So I’m in the process of designing a dashboard for an analysis environment. I wanted to try out the Dash DAQ Indicator to indicate whether there’s still an analysis waiting in a queue. A similar pattern arises in other places (it’s not only potentially long-running callbacks, before we end-up replicating those threads), but it’s an easy one to grasp at the least.
I ended up with adding some buttons which add items to a queue that’s managed in a
When there are items in the queue, the indicator should be
True (on) and analysis callbacks should fire to process queue items.
This would cause result divs to update, after which their entries should be removed from the queue.
However, removing the item from the queue involves a circular dependency, as adding the item started the process in the first place.
Button -> Store -> Result -> Store -> Indicator
Where naturally the Store ends up in a loop (until the queue is empty).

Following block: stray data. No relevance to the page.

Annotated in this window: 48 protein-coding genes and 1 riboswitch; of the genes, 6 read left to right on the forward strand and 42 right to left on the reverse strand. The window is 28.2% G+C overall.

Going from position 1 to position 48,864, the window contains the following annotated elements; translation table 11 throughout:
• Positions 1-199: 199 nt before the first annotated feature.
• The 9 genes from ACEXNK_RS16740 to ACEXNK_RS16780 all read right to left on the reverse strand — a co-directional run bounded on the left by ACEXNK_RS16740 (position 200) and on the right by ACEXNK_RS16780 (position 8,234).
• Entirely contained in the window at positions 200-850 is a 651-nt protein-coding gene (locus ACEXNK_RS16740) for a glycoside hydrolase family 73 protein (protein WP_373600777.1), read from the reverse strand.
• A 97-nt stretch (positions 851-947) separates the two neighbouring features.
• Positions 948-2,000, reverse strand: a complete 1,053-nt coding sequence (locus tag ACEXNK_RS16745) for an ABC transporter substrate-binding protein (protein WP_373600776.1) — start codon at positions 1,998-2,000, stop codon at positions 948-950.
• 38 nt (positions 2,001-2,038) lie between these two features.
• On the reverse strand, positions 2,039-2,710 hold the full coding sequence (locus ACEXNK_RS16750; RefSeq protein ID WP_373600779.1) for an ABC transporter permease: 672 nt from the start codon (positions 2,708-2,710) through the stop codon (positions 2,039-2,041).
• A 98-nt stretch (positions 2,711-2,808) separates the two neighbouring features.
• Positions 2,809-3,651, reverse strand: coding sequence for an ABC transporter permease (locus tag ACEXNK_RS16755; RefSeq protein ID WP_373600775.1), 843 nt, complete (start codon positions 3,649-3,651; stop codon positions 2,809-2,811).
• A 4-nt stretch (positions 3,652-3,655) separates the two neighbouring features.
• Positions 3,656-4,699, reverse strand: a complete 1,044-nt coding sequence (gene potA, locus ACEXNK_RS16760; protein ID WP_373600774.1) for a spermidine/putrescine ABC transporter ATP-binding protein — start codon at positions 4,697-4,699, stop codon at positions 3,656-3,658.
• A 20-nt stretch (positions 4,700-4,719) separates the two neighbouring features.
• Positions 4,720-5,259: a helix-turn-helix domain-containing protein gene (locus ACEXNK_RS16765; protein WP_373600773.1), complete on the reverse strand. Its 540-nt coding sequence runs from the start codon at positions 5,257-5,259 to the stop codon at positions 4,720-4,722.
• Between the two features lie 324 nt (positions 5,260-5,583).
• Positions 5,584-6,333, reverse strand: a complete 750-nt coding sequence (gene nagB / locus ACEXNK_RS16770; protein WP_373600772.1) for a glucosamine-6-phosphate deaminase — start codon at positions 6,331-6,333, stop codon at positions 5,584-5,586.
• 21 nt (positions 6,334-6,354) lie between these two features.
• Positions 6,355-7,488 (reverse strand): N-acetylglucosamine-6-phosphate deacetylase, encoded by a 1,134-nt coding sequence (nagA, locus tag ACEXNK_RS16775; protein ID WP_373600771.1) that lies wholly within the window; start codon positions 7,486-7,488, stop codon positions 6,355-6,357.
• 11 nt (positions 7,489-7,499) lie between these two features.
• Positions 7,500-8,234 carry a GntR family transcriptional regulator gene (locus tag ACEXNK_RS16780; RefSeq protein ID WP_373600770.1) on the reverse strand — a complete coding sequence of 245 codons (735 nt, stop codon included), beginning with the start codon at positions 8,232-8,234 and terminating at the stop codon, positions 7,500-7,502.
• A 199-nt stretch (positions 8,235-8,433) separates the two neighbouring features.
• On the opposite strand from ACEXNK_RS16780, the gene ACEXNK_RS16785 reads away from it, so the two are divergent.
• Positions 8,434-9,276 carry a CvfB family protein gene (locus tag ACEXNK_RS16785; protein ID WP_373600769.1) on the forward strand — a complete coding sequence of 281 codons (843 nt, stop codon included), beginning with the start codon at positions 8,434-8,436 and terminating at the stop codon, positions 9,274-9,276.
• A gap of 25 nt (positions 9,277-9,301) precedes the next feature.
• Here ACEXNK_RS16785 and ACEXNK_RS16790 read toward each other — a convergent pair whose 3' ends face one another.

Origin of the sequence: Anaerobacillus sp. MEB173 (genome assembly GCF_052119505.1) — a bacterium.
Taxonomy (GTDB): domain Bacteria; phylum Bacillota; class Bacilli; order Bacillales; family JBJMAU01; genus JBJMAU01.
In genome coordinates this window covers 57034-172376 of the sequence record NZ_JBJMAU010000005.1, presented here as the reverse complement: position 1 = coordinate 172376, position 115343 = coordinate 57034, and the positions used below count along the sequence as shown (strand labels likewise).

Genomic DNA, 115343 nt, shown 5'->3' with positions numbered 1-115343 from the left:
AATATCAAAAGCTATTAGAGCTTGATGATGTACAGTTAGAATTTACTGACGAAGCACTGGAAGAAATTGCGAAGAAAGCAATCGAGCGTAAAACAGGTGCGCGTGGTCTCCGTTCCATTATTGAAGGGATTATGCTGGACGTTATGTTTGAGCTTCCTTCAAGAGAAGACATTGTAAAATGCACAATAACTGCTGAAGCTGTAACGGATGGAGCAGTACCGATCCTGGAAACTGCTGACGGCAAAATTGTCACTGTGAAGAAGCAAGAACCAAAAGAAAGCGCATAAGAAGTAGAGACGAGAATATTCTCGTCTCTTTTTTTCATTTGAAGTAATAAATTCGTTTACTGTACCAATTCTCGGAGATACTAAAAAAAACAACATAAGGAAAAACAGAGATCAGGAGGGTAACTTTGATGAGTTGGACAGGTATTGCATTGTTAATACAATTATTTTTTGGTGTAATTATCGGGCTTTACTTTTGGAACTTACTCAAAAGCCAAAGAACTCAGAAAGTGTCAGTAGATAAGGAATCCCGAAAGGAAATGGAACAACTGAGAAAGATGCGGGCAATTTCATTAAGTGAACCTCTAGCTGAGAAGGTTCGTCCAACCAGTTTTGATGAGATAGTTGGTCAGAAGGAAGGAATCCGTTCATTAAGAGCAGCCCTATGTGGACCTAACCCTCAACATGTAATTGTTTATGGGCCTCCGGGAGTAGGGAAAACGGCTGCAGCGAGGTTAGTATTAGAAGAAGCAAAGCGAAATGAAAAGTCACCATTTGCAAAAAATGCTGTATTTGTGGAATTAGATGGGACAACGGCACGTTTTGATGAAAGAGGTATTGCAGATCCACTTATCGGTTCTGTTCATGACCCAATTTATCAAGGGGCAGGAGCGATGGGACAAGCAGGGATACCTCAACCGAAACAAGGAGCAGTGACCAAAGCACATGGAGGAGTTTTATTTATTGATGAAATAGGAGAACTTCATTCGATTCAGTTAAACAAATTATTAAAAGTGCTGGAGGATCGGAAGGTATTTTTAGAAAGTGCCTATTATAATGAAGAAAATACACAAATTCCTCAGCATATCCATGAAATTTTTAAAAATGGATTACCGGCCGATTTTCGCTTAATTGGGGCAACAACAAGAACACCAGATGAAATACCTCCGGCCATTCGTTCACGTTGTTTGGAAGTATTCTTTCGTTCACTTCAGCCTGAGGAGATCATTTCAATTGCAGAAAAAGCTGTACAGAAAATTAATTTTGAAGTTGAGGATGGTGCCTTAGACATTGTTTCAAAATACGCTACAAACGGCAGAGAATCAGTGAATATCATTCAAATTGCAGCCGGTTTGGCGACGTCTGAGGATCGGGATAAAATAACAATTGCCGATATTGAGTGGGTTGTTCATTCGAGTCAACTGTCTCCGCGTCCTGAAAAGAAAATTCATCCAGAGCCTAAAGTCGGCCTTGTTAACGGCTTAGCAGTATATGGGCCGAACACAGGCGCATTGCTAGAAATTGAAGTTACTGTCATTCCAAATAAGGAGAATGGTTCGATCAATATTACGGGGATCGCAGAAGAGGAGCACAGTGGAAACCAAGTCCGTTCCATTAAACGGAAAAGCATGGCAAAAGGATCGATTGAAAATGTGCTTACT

I guess I’m just not used to the design pattern where things can only move forward (and only the user can start a new cycle).
However, taking something from a queue and updating afterwards seems like it should be possible.
The only half-feasable solution I was able to come up with is polling at intervals somewhere in the loop and providing a State() instead of Input() of the other argument.
I believe the pattern would simplify somewhat if there were Events built in, but there must be a good reason why support for Events has been dropped.
Any ideas or patterns I should look into to replace/avoid/circumvent this?